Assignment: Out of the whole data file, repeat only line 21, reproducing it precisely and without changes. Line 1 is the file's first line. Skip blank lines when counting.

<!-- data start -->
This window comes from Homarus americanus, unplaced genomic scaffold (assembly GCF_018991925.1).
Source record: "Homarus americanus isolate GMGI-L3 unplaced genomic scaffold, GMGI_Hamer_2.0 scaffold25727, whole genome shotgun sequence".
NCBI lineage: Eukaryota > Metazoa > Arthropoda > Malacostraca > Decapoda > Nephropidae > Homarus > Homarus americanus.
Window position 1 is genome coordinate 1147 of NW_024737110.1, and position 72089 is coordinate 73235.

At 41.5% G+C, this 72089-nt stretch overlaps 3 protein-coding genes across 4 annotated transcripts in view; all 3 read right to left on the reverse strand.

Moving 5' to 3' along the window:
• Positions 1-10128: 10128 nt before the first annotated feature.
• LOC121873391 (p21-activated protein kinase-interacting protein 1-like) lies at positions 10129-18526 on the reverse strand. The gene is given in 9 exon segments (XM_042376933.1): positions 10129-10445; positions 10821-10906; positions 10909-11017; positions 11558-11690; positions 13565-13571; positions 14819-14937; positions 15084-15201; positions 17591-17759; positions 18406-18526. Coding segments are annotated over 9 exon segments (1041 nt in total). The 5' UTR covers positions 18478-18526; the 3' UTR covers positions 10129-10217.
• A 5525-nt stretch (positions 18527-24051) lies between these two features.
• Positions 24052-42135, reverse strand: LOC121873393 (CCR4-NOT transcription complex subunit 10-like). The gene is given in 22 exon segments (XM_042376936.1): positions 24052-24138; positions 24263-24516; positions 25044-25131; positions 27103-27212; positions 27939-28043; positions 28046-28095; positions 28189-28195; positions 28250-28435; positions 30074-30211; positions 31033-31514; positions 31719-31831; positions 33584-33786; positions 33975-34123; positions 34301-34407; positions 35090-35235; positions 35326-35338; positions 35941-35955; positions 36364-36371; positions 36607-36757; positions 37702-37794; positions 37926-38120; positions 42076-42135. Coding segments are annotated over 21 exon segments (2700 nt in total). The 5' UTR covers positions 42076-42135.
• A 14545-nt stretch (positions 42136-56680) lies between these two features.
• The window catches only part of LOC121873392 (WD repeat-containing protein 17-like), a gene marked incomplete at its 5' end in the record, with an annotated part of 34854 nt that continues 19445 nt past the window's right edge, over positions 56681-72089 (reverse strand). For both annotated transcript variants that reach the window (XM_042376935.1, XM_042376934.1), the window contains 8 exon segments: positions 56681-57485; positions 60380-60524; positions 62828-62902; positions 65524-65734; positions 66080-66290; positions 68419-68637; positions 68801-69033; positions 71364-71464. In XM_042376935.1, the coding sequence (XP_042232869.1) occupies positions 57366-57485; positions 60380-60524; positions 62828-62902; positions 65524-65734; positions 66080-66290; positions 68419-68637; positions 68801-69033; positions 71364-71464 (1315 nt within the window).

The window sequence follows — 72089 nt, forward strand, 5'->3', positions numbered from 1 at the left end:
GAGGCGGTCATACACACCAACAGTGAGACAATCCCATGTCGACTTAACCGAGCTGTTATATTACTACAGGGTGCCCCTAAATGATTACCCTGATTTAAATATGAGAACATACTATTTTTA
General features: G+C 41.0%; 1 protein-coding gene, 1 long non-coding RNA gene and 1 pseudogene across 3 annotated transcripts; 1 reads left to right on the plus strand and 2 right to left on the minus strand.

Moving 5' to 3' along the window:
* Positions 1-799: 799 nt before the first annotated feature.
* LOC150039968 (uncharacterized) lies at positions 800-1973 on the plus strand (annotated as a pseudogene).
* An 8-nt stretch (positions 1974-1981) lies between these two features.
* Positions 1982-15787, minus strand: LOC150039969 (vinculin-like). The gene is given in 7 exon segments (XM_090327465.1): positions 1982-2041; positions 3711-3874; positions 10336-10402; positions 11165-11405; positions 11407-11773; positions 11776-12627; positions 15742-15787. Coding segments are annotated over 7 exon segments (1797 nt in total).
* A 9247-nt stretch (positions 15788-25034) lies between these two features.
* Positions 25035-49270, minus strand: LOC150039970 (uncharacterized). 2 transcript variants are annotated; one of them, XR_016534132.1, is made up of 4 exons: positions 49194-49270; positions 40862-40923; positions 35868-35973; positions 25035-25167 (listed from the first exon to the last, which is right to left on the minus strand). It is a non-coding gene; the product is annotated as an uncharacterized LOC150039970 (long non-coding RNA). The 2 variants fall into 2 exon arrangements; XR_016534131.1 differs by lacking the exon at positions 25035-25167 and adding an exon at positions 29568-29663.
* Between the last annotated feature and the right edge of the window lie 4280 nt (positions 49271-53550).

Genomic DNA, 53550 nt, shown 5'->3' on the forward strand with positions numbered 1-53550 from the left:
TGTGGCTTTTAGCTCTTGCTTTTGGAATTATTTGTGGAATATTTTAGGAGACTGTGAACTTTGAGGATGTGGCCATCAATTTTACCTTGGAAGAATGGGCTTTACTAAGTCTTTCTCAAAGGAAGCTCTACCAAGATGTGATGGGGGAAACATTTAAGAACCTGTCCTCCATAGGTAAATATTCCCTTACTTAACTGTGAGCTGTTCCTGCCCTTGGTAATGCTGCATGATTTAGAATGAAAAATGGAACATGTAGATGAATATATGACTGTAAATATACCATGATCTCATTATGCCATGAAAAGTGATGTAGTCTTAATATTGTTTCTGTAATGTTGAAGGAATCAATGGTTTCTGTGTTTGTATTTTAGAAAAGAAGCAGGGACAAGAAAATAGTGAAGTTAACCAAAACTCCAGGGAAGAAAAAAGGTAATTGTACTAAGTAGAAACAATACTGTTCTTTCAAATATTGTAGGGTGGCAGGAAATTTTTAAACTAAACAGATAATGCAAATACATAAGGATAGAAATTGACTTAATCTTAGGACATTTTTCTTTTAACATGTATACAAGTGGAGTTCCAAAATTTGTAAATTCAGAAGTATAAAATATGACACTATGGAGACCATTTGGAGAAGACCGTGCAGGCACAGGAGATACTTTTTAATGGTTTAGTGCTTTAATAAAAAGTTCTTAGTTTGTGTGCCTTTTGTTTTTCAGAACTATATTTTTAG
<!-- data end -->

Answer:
* A 9247-nt stretch (positions 15788-25034) lies between these two features.